We used immunogenic peptide absorption to verify the specific labeling of the sortilin antibodies in the human brain sections. The labeling of the rabbit antibody was diminished to the background levels (defined using sections processed in the absence of primary antibody), when the immunohistochemistry was proceeded by co-incubation with the C-terminal immunogenic peptide at either 5 (data not shown) and 10 times of the concentration of the primary antibody (Figures 4A,B,D,I). Such an effect did not occur by including the extracellular domain peptide in the incubation buffer (Figures 4A,C,I). Vice versa, the extracellular immunogenic peptide could completely block the labeling of the goat antibody, but did not affect the immunolabeling of the rabbit C-terminal antibody (Figures 4E–H,J).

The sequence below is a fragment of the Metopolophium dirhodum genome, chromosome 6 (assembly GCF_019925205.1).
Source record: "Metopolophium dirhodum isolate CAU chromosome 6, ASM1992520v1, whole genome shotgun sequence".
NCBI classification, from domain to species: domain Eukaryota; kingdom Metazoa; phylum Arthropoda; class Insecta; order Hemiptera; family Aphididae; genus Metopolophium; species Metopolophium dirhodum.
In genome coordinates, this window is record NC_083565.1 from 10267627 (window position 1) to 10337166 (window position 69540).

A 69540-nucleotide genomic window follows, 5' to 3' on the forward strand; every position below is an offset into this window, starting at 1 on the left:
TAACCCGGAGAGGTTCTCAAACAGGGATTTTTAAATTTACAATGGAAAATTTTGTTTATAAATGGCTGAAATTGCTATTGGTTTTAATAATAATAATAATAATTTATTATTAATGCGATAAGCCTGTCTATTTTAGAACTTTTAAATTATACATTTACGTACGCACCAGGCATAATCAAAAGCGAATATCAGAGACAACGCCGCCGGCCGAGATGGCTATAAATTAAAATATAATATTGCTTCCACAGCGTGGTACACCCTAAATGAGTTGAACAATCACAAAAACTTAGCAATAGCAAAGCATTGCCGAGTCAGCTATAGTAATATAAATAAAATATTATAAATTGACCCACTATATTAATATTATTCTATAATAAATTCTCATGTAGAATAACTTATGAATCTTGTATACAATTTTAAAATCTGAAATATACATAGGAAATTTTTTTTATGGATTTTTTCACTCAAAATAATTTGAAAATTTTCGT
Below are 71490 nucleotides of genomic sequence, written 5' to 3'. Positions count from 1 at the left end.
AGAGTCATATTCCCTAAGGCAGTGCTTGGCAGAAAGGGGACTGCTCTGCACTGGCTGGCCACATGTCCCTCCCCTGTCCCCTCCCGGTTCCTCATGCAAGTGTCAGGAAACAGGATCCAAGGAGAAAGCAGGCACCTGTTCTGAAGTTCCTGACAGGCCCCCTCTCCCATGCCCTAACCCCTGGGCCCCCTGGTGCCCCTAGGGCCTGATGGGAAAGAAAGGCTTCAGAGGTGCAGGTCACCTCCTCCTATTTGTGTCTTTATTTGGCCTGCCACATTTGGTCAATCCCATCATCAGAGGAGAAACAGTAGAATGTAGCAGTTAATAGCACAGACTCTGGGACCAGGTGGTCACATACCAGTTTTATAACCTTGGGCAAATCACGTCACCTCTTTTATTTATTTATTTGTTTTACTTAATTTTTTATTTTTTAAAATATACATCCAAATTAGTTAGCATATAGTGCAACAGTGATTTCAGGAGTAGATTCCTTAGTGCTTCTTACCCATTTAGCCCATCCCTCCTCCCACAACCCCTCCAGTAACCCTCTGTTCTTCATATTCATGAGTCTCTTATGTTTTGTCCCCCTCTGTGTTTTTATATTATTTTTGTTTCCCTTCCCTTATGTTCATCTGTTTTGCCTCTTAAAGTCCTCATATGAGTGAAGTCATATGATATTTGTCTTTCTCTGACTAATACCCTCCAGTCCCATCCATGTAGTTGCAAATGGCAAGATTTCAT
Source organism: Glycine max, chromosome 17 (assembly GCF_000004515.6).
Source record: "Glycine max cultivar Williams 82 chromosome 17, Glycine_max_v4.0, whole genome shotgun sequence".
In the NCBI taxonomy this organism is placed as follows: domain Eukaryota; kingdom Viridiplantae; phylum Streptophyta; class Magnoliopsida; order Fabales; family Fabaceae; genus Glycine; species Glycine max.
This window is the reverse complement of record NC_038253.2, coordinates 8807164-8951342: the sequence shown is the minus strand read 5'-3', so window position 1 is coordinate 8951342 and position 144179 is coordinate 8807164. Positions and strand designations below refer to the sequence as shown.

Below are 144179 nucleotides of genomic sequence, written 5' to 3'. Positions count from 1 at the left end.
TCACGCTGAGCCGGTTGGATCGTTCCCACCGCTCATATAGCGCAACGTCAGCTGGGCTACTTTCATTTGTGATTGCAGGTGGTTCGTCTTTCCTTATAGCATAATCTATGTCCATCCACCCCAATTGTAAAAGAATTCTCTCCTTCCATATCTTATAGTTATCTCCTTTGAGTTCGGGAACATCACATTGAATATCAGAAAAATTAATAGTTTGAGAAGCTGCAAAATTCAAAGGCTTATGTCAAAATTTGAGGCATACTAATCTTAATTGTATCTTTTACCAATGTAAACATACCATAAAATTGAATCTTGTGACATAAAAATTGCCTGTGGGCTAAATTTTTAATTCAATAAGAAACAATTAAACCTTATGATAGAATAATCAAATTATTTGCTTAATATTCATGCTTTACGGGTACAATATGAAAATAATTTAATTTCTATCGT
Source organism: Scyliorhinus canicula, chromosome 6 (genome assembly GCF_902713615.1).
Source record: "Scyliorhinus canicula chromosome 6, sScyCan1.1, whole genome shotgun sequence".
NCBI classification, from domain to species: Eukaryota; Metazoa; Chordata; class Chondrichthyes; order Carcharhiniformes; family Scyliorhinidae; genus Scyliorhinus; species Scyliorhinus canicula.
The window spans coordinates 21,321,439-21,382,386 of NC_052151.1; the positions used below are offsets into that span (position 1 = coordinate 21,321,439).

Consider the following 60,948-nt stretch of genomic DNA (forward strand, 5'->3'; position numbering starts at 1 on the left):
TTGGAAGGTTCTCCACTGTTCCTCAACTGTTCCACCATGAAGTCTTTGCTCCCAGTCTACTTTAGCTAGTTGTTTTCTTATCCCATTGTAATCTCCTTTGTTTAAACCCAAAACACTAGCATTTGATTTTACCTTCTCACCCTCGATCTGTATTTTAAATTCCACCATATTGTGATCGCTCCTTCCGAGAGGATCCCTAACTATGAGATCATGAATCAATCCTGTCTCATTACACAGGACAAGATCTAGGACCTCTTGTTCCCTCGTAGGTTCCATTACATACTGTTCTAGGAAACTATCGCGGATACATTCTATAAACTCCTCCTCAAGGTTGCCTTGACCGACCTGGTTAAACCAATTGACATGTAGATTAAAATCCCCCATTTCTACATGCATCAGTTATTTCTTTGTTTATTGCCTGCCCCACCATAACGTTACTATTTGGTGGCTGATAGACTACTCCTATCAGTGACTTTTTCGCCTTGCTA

Figure 4. Verification of the specific labeling of the two sortilin antibodies in neuronal and plaque profiles with immunogenic peptide absorption assay. Panels (A–C) show representative images from sections processed with the rabbit antibody in the absence (A) and presence of the C-terminal (B) or the extracellular domain (C) immunogenic peptide at 10 times of the concentration of the primary antibody. Panel (D) shows the background reactivity seen in the cortex from the sections processed by excluding the primary antibody. Panels (E–H) show the labeling with the goat antibody arranged as indicated. Dot graphs (I,J) represent the relative specific optic densities obtained from a set of precentral and a set of postcentral gyral sections, from each of four brains with stage C amyloid pathology. The specific density is defined by subtracting the background from the total densities measured over layers I–VI of the same gyral region for each set of preparations, with the background density obtained from the section processed by excluding the primary antibody (without hematoxylin counterstain). Data from individual sections (i.e., totally eight sections) are normalized to the mean of the group with sections immunolabeled with the primary antibody only. To illuminate the cortical lamination, the sections used to prepare the images shown in panels (B,D,G,H) have been lightly counterstained with hematoxylin. The C-terminal and extracellular domain immunogenic peptides can selectively and completely block the immunolabeling of the corresponding sortilin antibodies (I,J). Results from statistical analysis (Kruskal-Wallis analysis with post hoc test) between the indicated groups are as marked, with *noting P < 0.05 and NS noting not significant different (I,J). Scale bar = 200 μm in (A) applying to other image panels.